He didn't know how long he was in the cellar behind his house, hiding like a rabbit in its burrow. He wasn't proud of it—he hadn't planned on being down there for so long. It was just that every time he thought about crawling out of there, he never could seem to find the strength. It took all his efforts just to make it up the stairs so he could go outside to use the bathroom.
Most of his days were spent huddling in the dark, crying and weeping, checking every other hour near the burnt remains of his house for signs of his family, and weeping when he found none. He never thought it was possible to cry this much—he thought at some point you must reach your limit, but every time he thought he was done, something would remind him of Irene, Ray-Ray, or Chloe, and the tears would come again. Sometimes he found his hand lingering towards his gun. But he was too spent from grief to have the nerve needed to pull the trigger.
Food wasn't a problem: Irene had always worried about disasters, natural or otherwise, so their cellar was stocked to the brim with all varieties of canned food and bottled water. Trouble was he didn't have the strength to eat. Occasionally he would grab a can, open it, and slowly sup on it, but he felt no hunger, no desire for any nourishment of any kind.
But at some point, he must have reached the end of tears, at some point, the paralysis that had gripped him, had kept him in the dark, lifted, and he found himself staggering off of the cot he'd slept on and staring at himself in the mirror.
I look like death, he thought. He couldn't recognize himself any more. His beard had grown long and his clothes hung loose around his waist. "And you said, 'I'd never get back to my playing weight,'" he muttered, looking at a picture of Irene in his wallet. He would have laughed, at that moment, if he hadn't felt so much like crying. Then he heard it—the sound of footsteps above his shelter. Immediately he grabbed his gun. He didn't know if he could hold off any gangs, but he was sure as hell going to try.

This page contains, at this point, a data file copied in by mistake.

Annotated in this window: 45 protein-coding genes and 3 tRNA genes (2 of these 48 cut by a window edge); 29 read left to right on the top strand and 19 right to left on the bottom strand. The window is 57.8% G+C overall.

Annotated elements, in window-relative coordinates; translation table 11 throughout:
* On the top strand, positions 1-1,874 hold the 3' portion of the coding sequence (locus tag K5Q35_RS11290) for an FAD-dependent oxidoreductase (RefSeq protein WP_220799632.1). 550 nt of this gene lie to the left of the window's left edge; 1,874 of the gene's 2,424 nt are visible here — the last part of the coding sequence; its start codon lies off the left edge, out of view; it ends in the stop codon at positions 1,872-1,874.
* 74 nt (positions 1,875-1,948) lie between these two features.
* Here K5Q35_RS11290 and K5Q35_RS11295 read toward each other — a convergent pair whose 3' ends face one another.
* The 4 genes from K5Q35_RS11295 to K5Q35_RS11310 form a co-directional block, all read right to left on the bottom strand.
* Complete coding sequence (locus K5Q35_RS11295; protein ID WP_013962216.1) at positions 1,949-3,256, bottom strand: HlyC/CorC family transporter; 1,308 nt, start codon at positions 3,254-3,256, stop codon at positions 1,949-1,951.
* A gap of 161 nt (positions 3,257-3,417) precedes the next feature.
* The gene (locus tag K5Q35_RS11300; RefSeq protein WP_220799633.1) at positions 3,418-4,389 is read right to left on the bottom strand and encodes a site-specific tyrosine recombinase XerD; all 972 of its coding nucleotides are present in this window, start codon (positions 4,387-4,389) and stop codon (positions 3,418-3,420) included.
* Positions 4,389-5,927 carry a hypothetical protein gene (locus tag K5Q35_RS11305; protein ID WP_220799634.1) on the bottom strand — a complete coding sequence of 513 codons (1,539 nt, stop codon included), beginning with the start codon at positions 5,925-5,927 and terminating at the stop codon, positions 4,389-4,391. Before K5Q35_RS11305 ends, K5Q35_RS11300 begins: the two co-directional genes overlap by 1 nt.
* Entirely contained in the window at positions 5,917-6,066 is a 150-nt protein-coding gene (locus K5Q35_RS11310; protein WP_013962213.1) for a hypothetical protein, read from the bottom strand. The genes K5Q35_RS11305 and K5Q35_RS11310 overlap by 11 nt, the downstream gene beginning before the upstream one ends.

He peered out of his shelter, wincing as he heard the door creak, only to see a sight he never thought he'd see again. "Chloe..." he choked.
There she was, pale as death, leaning on the arm of her roommate, Vivian. His wife had never liked Vivian and truthfully, Vivian had always worried him a little, with her wild hair and clothes, but she and Chloe got along well; they had been roommates since they were both freshman. Last time, he had seen Vivian, her hair was electric blue and she was showing some new midriff tops, the better to show off her belly ring; this time, however, Vivian was like Chloe, dressed in shapeless baggy clothes. He wondered what was with her—Vivian had always leaned towards bold clothing—but then it was obvious; they weren't dressing to make a fashion statement: they were dressing to protect themselves.
"Chloe!" he shouted, so happy to see her alive that he forgot all about hiding from the gangs.
Vivian glared at him. "I don't know who you are, but you got your turn, so lay off. I've got a gun and I'm not afraid to use it."
Ray sat his gun on the ground as a gesture of good faith and raised his hands. "It's okay. I'm her father."